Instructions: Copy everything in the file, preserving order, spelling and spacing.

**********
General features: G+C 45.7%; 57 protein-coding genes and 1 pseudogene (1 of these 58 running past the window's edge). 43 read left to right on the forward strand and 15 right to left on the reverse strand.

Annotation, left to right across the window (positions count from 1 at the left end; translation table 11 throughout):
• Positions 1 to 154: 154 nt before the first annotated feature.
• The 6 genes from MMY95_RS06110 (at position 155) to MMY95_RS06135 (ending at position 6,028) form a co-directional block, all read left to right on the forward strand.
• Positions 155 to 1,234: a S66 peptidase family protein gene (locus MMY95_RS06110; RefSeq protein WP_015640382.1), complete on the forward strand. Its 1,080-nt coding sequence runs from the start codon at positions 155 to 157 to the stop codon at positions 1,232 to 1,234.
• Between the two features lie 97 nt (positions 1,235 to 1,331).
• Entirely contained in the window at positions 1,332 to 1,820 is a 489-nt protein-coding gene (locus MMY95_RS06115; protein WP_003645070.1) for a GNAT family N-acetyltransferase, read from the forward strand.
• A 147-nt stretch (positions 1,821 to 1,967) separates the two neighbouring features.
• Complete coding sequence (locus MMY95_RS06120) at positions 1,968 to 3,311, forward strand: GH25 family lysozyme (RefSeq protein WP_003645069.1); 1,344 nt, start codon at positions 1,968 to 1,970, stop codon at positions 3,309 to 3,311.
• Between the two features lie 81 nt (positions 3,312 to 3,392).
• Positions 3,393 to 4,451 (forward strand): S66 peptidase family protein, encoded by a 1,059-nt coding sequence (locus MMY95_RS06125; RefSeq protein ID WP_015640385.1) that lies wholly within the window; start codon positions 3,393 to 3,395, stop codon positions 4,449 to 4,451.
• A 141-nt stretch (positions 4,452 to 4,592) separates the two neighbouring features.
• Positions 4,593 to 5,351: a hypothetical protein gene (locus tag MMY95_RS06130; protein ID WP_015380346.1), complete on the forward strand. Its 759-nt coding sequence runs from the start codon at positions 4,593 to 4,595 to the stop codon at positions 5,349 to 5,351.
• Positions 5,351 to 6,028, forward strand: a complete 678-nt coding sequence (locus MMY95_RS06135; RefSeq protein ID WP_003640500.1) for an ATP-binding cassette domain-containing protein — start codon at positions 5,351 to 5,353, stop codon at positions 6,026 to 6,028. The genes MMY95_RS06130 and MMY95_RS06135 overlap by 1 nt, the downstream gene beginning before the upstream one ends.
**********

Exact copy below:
General features: G+C 45.7%; 57 protein-coding genes and 1 pseudogene (1 of these 58 running past the window's edge). 43 read left to right on the forward strand and 15 right to left on the reverse strand.

Annotation, left to right across the window (positions count from 1 at the left end; translation table 11 throughout):
• Positions 1 to 154: 154 nt before the first annotated feature.
• The 6 genes from MMY95_RS06110 (at position 155) to MMY95_RS06135 (ending at position 6,028) form a co-directional block, all read left to right on the forward strand.
• Positions 155 to 1,234: a S66 peptidase family protein gene (locus MMY95_RS06110; RefSeq protein WP_015640382.1), complete on the forward strand. Its 1,080-nt coding sequence runs from the start codon at positions 155 to 157 to the stop codon at positions 1,232 to 1,234.
• Between the two features lie 97 nt (positions 1,235 to 1,331).
• Entirely contained in the window at positions 1,332 to 1,820 is a 489-nt protein-coding gene (locus MMY95_RS06115; protein WP_003645070.1) for a GNAT family N-acetyltransferase, read from the forward strand.
• A 147-nt stretch (positions 1,821 to 1,967) separates the two neighbouring features.
• Complete coding sequence (locus MMY95_RS06120) at positions 1,968 to 3,311, forward strand: GH25 family lysozyme (RefSeq protein WP_003645069.1); 1,344 nt, start codon at positions 1,968 to 1,970, stop codon at positions 3,309 to 3,311.
• Between the two features lie 81 nt (positions 3,312 to 3,392).
• Positions 3,393 to 4,451 (forward strand): S66 peptidase family protein, encoded by a 1,059-nt coding sequence (locus MMY95_RS06125; RefSeq protein ID WP_015640385.1) that lies wholly within the window; start codon positions 3,393 to 3,395, stop codon positions 4,449 to 4,451.
• A 141-nt stretch (positions 4,452 to 4,592) separates the two neighbouring features.
• Positions 4,593 to 5,351: a hypothetical protein gene (locus tag MMY95_RS06130; protein ID WP_015380346.1), complete on the forward strand. Its 759-nt coding sequence runs from the start codon at positions 4,593 to 4,595 to the stop codon at positions 5,349 to 5,351.
• Positions 5,351 to 6,028, forward strand: a complete 678-nt coding sequence (locus MMY95_RS06135; RefSeq protein ID WP_003640500.1) for an ATP-binding cassette domain-containing protein — start codon at positions 5,351 to 5,353, stop codon at positions 6,026 to 6,028. The genes MMY95_RS06130 and MMY95_RS06135 overlap by 1 nt, the downstream gene beginning before the upstream one ends.